2 Regular Teachers Podcast Launch & Further Discussion

Last week Adam Lavars (another primary teacher and great friend) and I embarked on a podcasting project. Our aim is to share experiences from the frontline of primary teaching. Sure, we have a passion for ICT in the classroom but we still work in the public system like so many others, and consequently have to complete the myriad of other jobs and roles that come with being a classroom teacher these days. Our weekly podcast will aim to tell how it is through success and failure and everything in between.

We would love you to visit the blog and listen to Episode 1. There are a few ways to follow us on our journey:

Our Global2 Blog 

Subscribe to our Podomatic Feed

Subscribe via iTunes


During our first episode we discussed the topic of homework. An often polarising topic. We were trying to work towards an understanding that homework should be something that is relevant, creative and an extension of the students’ learning for life. We are frustrated by the process of handing it out, checking when it is returned and the conversations that arise with students; not about their learning but more the admin side of “where is it?”, “why didn’t you complete it?”

Aaron Davis commented and pointed us to this article by Jason Borton in February this year. A great article and it has helped articulate my thoughts a little more. As well as what I have outlined above, below are my responses to Aaron’s comment and my reflections after reading Jason’s article.

I think we do mean the ‘flipped classroom’ to some degree. I hear what Sam Irwin was talking about too. Indeed, I’ve given much thought to the fact of students taking in information at home, becoming familiar with a concept, doing a tiny bit of immersion before they attend class the next day. But now I throw back to Jason Borton’s post that you mentioned in the comment. What about equity? Lots of kids have access to digital technology at home but not all. And we still have loads of parents that either don’t care about the continuation of homework each week or want traditional sheets each week.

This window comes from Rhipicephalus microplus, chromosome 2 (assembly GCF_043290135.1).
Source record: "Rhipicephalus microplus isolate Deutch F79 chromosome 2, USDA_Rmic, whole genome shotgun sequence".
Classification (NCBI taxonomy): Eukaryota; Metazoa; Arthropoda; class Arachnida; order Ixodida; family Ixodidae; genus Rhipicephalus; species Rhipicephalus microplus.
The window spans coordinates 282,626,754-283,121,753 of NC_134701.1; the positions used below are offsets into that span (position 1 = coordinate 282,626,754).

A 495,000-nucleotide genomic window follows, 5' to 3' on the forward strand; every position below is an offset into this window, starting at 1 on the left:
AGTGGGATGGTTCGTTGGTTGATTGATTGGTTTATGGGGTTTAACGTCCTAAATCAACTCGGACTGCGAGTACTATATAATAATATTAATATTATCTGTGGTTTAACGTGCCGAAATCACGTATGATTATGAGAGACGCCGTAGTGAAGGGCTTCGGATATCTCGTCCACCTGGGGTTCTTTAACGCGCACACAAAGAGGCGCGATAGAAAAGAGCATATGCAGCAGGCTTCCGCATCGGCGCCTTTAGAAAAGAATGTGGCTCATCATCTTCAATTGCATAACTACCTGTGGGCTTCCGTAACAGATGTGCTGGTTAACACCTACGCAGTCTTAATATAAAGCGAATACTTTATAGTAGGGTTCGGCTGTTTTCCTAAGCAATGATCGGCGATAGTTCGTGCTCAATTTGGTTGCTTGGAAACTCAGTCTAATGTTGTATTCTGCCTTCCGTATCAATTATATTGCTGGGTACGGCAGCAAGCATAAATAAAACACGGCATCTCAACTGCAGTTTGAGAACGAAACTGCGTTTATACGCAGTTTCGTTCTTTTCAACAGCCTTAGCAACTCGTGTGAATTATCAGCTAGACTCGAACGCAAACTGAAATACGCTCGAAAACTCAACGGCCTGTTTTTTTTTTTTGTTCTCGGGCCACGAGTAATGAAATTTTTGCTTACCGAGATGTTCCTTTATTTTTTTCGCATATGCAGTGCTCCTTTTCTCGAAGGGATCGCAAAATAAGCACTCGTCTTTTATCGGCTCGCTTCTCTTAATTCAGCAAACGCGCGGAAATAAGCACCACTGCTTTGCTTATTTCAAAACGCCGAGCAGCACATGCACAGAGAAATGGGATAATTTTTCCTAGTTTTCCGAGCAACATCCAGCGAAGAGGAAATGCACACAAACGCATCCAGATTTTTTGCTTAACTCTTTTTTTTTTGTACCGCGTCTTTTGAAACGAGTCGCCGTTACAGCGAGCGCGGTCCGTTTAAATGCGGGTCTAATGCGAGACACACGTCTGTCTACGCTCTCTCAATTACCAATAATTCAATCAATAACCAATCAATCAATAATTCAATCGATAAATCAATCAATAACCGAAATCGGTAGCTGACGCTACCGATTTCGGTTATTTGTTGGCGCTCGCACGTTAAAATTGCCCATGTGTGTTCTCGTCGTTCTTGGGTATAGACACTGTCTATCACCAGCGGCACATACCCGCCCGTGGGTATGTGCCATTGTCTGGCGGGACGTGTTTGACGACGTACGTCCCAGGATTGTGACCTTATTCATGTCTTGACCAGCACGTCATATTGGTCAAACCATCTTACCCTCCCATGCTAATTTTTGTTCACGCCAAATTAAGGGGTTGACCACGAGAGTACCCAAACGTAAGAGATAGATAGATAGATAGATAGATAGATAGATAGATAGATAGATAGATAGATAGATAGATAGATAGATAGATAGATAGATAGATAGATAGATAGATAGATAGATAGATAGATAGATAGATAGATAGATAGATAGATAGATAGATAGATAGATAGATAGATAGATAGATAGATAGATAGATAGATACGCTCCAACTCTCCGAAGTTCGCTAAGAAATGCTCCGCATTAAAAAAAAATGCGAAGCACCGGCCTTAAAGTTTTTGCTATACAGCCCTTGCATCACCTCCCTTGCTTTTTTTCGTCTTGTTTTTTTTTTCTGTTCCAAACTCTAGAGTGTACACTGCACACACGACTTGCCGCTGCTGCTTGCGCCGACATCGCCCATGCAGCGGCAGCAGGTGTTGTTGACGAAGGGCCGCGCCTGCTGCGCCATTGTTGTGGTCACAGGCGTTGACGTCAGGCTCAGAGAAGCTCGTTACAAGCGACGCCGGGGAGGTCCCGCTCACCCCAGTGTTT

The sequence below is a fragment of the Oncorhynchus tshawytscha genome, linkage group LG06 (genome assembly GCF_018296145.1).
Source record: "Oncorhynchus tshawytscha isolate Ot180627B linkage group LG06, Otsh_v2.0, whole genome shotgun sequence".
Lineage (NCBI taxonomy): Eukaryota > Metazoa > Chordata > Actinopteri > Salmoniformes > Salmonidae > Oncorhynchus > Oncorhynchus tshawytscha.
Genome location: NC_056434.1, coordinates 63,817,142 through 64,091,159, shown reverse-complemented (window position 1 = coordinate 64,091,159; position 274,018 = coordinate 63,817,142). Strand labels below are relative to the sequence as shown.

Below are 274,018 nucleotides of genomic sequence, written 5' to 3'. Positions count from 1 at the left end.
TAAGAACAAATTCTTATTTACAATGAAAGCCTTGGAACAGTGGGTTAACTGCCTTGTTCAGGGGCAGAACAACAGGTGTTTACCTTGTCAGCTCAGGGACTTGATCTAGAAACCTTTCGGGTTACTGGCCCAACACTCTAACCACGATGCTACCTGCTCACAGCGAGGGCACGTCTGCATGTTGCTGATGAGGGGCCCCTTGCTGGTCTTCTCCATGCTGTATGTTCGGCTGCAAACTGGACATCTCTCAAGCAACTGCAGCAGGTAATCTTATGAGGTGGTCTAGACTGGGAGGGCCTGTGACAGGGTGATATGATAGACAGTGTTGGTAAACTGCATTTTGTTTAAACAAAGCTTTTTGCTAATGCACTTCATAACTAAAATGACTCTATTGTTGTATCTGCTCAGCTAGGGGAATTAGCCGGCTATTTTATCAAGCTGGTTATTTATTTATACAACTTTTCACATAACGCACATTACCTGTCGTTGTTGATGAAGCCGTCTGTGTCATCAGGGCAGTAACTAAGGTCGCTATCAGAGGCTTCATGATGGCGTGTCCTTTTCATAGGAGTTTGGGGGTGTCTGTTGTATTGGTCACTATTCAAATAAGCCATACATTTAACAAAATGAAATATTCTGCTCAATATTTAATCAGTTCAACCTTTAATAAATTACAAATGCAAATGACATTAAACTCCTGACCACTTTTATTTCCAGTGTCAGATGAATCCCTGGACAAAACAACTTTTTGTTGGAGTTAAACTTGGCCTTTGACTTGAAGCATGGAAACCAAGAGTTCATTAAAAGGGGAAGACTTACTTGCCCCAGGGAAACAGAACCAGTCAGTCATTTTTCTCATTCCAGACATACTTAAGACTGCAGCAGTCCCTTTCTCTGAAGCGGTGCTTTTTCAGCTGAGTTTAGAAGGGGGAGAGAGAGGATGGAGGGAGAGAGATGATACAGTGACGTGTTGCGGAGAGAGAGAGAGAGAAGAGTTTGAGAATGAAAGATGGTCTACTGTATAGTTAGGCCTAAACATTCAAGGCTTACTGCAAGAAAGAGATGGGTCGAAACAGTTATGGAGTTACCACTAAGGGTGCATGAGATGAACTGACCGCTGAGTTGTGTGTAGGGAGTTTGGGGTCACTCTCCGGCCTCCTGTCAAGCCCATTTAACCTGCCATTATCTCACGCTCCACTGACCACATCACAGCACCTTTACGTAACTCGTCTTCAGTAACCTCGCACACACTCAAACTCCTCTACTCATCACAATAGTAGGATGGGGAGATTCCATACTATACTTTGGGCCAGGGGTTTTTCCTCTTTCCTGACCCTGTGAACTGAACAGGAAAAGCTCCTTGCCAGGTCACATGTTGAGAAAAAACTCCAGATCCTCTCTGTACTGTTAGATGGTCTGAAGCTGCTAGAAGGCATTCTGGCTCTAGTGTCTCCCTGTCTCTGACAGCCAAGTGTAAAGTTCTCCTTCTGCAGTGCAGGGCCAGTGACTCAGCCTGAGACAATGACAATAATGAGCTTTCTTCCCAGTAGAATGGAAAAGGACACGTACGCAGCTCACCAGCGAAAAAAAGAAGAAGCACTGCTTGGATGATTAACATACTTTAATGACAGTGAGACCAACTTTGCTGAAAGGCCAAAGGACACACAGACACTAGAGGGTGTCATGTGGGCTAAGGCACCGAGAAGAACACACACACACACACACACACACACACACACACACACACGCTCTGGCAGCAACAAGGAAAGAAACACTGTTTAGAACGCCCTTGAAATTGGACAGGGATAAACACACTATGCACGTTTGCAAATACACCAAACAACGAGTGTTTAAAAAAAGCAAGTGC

At my school we send home sheets for maths frequently at this stage. This was a regular practice when I started there last year. I feel a little guilty about this as whilst at school we strive to not have a curriculum that is reliant on sheets and piles of photocopying.
Like Jason stated, we are the professionals and should be setting the standard.
One aspect of Jason’s article I wanted to comment on was the statement that “The last thing kids want to do when they get home from a long day at school is sit down for another dose of school and do homework.” My argument would be that if the school’s policy is to send homework home each week, then let’s make it a type of learning that is engaging and motivating for the students. If we could reach that ideal, then we wouldn’t need to even consider kids being stressed about getting ‘another dose of school’ at home because school is just part of their learning for life. And that is what we were trying to get at it in the discussion during Episode 1.

All About Engagement…and Technology…and it worked!

It’s been bothering me that  the previous post on my blog was a bit of a rant. Not initially, but now that some months have passed it was time to rectify the situation. I just posted the below report on my global2 blog that I keep with my class. I thought it fitting to share the work on my professional blog. This is mainly about the power of Edmodo in a way. Although a homework project, the nice things about the learning below is that my students were sharing updates, achievements, questions and thoughts as they went. This made them unafraid and confident to share their work come presentation day. Please leave a comment if you see fit. The post starts below…


For the past 3 weeks we have been investigating an ecosystem in our own backyard. We all joined a group space on Edmodo and kept each other up to date with what we were learning and discovering as we completed the project. Some people posted some comments and questions to the space. Others posted photos of the living and non-living things in their chosen patch. We discussed our progress as we went and posted links to some useful websites that contained information about ecosystems, different biomes and animal species.

All our work was due last week. On Thursday 25th August we presented our work to small groups of classmates. We had to make sure that we spoke clearly and made eye contact with our audience. We came really prepared so that the technology would work and we finished off with posting what we had learned to our ‘Ecosystem Project’ space on Edmodo.

Below are some examples from our projects. Everybody had something unique to share! At the bottom of the post there is a question we would like you to answer.

Amy used 'Paint' to draw her chosen ecosystem

Amy used 'Paint' to draw her chosen ecosystem

pres_1 pres_2
Here we are presenting our projects!

Here we are presenting our projects!

The power of Edmodo!

The power of Edmodo!

Steffi made her movie using her iPod Touch. Bridget wrote a script, rehearsed and filmed her show with a digital video camera.